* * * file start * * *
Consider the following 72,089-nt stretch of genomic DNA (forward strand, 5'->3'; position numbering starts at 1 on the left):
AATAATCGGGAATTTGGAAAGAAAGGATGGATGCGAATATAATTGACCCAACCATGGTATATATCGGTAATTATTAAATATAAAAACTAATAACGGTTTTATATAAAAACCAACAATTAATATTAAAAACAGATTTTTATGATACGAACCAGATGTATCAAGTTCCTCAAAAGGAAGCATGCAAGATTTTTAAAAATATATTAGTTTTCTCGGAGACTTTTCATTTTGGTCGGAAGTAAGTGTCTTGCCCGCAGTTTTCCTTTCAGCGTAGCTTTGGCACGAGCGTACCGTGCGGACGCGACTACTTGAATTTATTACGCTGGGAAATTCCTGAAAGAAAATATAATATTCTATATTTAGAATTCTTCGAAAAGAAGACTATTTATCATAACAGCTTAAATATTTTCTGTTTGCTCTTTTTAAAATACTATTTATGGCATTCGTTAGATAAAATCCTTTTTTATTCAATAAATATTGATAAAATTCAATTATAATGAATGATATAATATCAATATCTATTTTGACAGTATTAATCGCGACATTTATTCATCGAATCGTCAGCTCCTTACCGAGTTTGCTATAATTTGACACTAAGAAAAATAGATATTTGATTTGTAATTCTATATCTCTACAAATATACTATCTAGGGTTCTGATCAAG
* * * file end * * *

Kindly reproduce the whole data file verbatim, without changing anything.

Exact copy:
Consider the following 72,089-nt stretch of genomic DNA (forward strand, 5'->3'; position numbering starts at 1 on the left):
AATAATCGGGAATTTGGAAAGAAAGGATGGATGCGAATATAATTGACCCAACCATGGTATATATCGGTAATTATTAAATATAAAAACTAATAACGGTTTTATATAAAAACCAACAATTAATATTAAAAACAGATTTTTATGATACGAACCAGATGTATCAAGTTCCTCAAAAGGAAGCATGCAAGATTTTTAAAAATATATTAGTTTTCTCGGAGACTTTTCATTTTGGTCGGAAGTAAGTGTCTTGCCCGCAGTTTTCCTTTCAGCGTAGCTTTGGCACGAGCGTACCGTGCGGACGCGACTACTTGAATTTATTACGCTGGGAAATTCCTGAAAGAAAATATAATATTCTATATTTAGAATTCTTCGAAAAGAAGACTATTTATCATAACAGCTTAAATATTTTCTGTTTGCTCTTTTTAAAATACTATTTATGGCATTCGTTAGATAAAATCCTTTTTTATTCAATAAATATTGATAAAATTCAATTATAATGAATGATATAATATCAATATCTATTTTGACAGTATTAATCGCGACATTTATTCATCGAATCGTCAGCTCCTTACCGAGTTTGCTATAATTTGACACTAAGAAAAATAGATATTTGATTTGTAATTCTATATCTCTACAAATATACTATCTAGGGTTCTGATCAAG